Saturday, July 22, 2006

Mysterious Skin (2004)

Mysterious Skin (Gregg Araki, 2004)

We live in an age where queer cinema, or at least the more conventional branch of a genre that is vast, is gaining a wider audience. Films like Ang Lee's Brokeback Mountain (2005) and Bennett Miller's Capote (2005) have made dents on the public consciousness and were recognized by the Academy, achievements few queer films have accomplished. Gregg Araki's Mysterious Skin is a gay-themed film that has achieved considerable merit. It is probably not as renowned are as laureled as the film previously mentioned, but it bears an authentic feel, a relentless spirit that is quite exhilarating. It is no mere love story, nor shallowly conceived propagandist feature. Instead, the film takes a growing American concern and builds upon such concern, turning it into a richly visualized tapestry of themes that swells with dormant energy waiting to erupt when relationships are made clear and revelations are unleashed.

Mysterious Skin is adapted by Araki from a the novel of the same title by Scott Heim. It focuses on two teenagers who played at the same little league baseball team during when they were still little kids. The two teens have separated ways, but a distinct memory from the past continue to haunt them: the memory of their baseball coach who molested both of them. Neil (Joseph Gordon-Levitt)'s memory of that event is clear cut and very detailed. While he works as a baseball game commentator, his income comes mostly from prostituting himself to different men. Brash, careless, somewhat insensitive, Neil moves to New York, still sporting that same attitude and same dependency on his ill-reputed source of income. Brian (Brady Corbet) remembers the events quite differently. He remembers it as a myserious blackhole in his childhood memory. When triggered with that lack of memory, his nose suddenly bleed. He becomes infatuated with alien abductions when he watches a television show on the topic, leading on to a belief that he might have been abducted by aliens, connecting that belief to his mysterious dreams and psychosomatic manifestations.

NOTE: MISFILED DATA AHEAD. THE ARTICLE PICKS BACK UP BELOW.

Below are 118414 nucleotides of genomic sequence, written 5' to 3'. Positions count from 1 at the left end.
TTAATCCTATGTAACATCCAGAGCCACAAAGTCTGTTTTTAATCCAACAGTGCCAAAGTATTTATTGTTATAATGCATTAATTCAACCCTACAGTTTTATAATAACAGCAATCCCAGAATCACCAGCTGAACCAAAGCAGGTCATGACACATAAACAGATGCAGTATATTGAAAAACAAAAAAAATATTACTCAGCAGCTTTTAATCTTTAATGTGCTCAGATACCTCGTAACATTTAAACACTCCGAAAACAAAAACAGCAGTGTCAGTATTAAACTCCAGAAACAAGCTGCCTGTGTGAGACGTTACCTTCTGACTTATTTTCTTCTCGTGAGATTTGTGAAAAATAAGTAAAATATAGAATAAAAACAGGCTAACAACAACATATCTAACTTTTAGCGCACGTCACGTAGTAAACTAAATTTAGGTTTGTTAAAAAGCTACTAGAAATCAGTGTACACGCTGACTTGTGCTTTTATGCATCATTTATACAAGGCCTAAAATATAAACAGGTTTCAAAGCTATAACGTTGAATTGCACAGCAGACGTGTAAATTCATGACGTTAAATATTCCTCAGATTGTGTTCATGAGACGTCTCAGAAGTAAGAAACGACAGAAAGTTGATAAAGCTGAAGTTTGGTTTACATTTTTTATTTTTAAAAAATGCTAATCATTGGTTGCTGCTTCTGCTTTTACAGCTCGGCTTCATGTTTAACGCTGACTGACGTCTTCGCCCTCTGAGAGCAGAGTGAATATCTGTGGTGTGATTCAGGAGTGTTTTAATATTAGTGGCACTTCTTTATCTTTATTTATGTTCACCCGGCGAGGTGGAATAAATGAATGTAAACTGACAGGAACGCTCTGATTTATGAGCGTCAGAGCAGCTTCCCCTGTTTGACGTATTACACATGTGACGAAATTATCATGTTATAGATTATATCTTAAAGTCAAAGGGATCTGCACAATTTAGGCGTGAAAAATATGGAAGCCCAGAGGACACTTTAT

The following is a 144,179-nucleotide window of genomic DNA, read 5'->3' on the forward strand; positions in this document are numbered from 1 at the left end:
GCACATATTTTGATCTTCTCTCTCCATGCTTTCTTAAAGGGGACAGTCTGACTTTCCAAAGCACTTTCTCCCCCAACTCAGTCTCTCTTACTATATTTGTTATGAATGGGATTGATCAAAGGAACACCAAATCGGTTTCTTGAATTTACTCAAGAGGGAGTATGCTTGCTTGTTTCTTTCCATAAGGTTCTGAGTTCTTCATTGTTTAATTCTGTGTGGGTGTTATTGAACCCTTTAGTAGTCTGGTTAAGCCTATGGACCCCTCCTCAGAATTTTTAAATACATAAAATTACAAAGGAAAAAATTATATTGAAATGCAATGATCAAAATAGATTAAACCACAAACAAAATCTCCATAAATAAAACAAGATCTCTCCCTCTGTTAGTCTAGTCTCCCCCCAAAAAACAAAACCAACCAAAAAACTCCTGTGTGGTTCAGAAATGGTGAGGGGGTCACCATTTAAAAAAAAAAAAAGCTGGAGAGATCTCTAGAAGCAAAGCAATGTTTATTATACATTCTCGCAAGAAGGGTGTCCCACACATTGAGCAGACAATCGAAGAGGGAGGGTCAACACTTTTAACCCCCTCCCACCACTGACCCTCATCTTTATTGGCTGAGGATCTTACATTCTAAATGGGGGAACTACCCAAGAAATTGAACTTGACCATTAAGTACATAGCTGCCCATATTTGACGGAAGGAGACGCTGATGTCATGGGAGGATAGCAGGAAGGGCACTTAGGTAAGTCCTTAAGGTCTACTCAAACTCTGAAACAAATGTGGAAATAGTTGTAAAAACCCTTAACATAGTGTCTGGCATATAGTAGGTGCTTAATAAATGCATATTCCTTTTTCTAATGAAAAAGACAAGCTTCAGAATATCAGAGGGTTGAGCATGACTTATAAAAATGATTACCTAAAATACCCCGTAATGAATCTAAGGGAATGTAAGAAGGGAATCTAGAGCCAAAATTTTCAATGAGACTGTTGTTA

One thing that struck me as odd in Mysterious Skin is that it is hued with bright or striking colors. It has an appearance of a manufactured television sitcom. Araki understandably differentiates his two main characters. Neil's episode is far more drawn towards reality. His concerns are more familiar as it is what television talk show dramas are made of. his tale feels more cautionary but doesn't pin down on that childhood event as the impetus for the character's brash attitude. Araki is careful to steer the film from being didactic. Instead, Araki focuses on the inference that the childhood event has changed Neil, not in the creation of his sexual preference, but towards his life choices: that candy, videogames, and later on five dollar bills, hundred dollar bills that have control of his decisions.

Bryan's tale is more difficult to pull off. It mixes a slight scraping of sci-fi with the uncomfortable discovery that the erasure of memory is due to the fact that the mind has conveniently blocked off any triggers to that traumatic event. It is subtly comedic in its approach, as with the scenes depicting Bryan's unconvincing friendship with his fellow alien afficionado from another town. But Araki does not go for laughs but for that incessant need to recover a missing piece of one's childhood. In a weird way, you'd want to feel for Bryan; that it is best for him to believe in aliens rather than being revealed a miserable fact in his childhood. The little paces of Bryan's self-discovery culminates in Neil's revelation where Bryan folds and degenerates into a little child again. That end scene, both painful and freeing, is wonderfully filmed. The visuals become much more muted, probably in recognition that the stories have evolved from sitcom fantasy to something more serious. The blocking, the direction, the handling of the actors' mannerisms and actions, are all masterfully realized giving off an expected yet totally poignant coda to the tale.

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